— M.A. History, The University of Texas at Austin
- E-mail: firstname.lastname@example.org
I am a historian of the Iberian world in the Age of Discovery, with a specific focus on religion, identity, and empire. My broader research interests lie in the complex Atlantic world in the sixteenth to nineteenth centuries; a space where people, ideas and knowledge, and commodities and trade (to name just a few examples) from European, American, Asian, and African worlds intersected and interacted. My teaching fields span the Iberian world in the Age of Discovery, slavery & Atlantic Slave trades, British, Spanish and Lusophone Americas, Africa & the Atlantic World, and the Mediterranean World.
My dissertation “Ethiopian Royal Vassals: free black itinerancy in the Iberian Atlantic (1500-1640),” examines circulations of knowledge about African Christianity within the Iberian Atlantic between 1509 and 1640. In the sixteenth century, hundreds of free Afro-Iberians, some of them first generation Africans, acquired royal permits to travel to the New World as Old Christians. I argue that the idea of “Ethiopia” allowed crown bureaucrats, free blacks, and slaves to agree that Africans were entitled to claim an “Old” Christian status. I explore how itinerant free blacks who travelled between Iberian port cities served as cultural intermediaries, connecting urban black communities across the Atlantic and disseminating ideas about Christian Ethiopia.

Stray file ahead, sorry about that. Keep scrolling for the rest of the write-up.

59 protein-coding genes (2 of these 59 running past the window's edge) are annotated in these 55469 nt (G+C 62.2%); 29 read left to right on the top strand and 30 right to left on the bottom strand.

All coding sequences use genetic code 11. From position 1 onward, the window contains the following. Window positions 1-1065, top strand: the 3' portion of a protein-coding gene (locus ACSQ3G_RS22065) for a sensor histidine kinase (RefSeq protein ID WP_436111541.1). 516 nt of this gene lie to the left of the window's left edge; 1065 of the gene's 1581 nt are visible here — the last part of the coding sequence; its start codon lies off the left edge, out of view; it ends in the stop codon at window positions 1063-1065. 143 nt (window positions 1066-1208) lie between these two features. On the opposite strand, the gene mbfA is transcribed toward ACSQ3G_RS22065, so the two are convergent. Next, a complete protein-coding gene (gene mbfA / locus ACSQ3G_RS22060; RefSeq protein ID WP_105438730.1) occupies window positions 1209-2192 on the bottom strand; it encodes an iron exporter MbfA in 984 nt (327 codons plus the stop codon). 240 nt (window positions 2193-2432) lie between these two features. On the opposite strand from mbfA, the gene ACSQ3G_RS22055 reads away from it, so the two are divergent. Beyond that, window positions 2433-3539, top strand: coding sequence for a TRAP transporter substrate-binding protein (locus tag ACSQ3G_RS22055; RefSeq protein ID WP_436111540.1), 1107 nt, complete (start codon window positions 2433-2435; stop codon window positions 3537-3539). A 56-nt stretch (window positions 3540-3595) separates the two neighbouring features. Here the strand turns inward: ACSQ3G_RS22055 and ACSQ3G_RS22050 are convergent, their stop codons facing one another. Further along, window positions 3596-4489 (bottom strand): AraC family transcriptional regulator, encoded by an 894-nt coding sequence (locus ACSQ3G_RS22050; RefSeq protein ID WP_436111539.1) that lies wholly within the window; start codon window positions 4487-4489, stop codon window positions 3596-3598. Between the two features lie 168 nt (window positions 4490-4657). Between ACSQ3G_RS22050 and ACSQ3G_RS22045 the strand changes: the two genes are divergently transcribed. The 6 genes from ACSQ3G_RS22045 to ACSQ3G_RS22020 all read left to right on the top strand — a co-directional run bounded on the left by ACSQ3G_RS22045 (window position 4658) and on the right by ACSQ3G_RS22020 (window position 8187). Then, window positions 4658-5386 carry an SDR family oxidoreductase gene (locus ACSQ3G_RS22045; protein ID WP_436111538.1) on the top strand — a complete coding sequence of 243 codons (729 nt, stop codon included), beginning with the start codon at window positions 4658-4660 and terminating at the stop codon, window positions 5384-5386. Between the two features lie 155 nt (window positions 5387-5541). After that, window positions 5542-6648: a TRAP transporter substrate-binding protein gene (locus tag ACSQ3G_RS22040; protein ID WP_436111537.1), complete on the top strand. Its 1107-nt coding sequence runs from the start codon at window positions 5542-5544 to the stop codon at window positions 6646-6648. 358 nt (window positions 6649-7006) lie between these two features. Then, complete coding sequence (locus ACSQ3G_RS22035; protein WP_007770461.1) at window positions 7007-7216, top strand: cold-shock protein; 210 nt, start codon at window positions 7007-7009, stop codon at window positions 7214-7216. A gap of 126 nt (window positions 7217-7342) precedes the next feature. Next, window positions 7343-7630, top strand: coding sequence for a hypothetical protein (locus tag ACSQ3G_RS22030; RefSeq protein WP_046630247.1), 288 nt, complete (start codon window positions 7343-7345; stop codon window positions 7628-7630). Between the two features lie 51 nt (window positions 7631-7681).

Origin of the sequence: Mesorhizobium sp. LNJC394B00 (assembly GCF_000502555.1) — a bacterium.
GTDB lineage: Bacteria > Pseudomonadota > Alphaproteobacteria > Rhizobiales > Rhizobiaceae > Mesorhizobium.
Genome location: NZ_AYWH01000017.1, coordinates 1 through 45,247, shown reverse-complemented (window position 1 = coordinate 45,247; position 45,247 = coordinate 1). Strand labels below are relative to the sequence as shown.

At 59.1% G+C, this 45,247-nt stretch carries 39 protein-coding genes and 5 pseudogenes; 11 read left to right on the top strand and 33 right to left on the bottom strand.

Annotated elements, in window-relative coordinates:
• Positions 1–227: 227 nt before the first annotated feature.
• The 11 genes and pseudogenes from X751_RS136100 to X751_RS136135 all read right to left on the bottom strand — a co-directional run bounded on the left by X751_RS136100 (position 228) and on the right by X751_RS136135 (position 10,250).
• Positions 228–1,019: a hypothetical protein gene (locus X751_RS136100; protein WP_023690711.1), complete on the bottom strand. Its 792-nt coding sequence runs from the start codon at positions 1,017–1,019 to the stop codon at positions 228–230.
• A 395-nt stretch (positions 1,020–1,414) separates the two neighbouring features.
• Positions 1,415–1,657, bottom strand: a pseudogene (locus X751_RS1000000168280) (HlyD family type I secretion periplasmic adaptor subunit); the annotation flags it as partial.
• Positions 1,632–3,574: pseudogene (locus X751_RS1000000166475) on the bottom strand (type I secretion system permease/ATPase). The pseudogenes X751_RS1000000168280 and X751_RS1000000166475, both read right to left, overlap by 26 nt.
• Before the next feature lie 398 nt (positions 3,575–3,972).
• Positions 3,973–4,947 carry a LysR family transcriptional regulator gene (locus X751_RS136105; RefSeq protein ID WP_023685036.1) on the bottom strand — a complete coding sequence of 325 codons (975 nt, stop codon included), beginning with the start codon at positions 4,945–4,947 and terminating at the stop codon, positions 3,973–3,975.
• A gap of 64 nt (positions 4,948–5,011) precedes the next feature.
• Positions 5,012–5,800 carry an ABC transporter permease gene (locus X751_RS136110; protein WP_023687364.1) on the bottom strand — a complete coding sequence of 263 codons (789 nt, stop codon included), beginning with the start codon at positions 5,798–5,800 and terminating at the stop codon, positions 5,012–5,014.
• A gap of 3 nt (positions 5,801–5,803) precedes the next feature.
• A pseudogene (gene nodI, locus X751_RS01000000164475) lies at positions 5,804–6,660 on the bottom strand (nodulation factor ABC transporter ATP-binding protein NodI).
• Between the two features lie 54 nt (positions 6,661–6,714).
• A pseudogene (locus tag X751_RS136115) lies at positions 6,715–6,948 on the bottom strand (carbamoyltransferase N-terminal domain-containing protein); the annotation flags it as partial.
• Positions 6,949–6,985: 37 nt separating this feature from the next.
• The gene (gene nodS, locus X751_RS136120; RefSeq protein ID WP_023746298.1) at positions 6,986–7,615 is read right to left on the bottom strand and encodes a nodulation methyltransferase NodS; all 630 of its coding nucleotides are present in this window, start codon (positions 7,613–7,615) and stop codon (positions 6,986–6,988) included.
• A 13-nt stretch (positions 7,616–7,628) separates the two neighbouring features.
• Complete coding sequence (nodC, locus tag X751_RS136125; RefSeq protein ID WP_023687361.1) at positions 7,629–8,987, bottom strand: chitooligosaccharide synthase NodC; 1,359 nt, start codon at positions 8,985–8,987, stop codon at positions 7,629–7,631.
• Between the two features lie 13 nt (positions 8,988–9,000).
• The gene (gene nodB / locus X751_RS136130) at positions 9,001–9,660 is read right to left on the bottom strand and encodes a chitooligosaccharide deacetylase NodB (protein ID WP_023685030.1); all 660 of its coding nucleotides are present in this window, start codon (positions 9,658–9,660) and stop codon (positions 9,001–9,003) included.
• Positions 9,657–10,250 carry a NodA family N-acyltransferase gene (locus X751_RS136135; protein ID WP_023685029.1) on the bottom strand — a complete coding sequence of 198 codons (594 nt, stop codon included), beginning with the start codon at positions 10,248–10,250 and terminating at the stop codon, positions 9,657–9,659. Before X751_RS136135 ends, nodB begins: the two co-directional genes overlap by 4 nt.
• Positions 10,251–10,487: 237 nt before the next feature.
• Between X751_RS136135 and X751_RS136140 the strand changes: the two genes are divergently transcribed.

I have received financial support from various sources to complete my dissertation research. Currently I hold a two year Study Abroad Studentship awarded by The Leverhulme Trust and a one year Andrew W. Mellon International Dissertation Research Fellowship awarded by Social Science Research Council (held concurrently with Leverhulme Trust in 2015) to complete archival research for my dissertation in Spain, Mexico, and Colombia between 2015-2017. I have also received funding to complete dissertation research from the American Historical Association Albert J. Beveridge Grant, Renaissance Society of America Research Travel Grant, Conference for Latin American History James R. Scobie Memorial Award, W. M. Keck Foundation Fellowship at the Huntington Library, and various competitive grants and fellowships in the History Department, British Studies Program, John L. Warfield Center for African & African American Studies, and Tereza Lozano Institute of Latin American Studies at the University of Texas at Austin.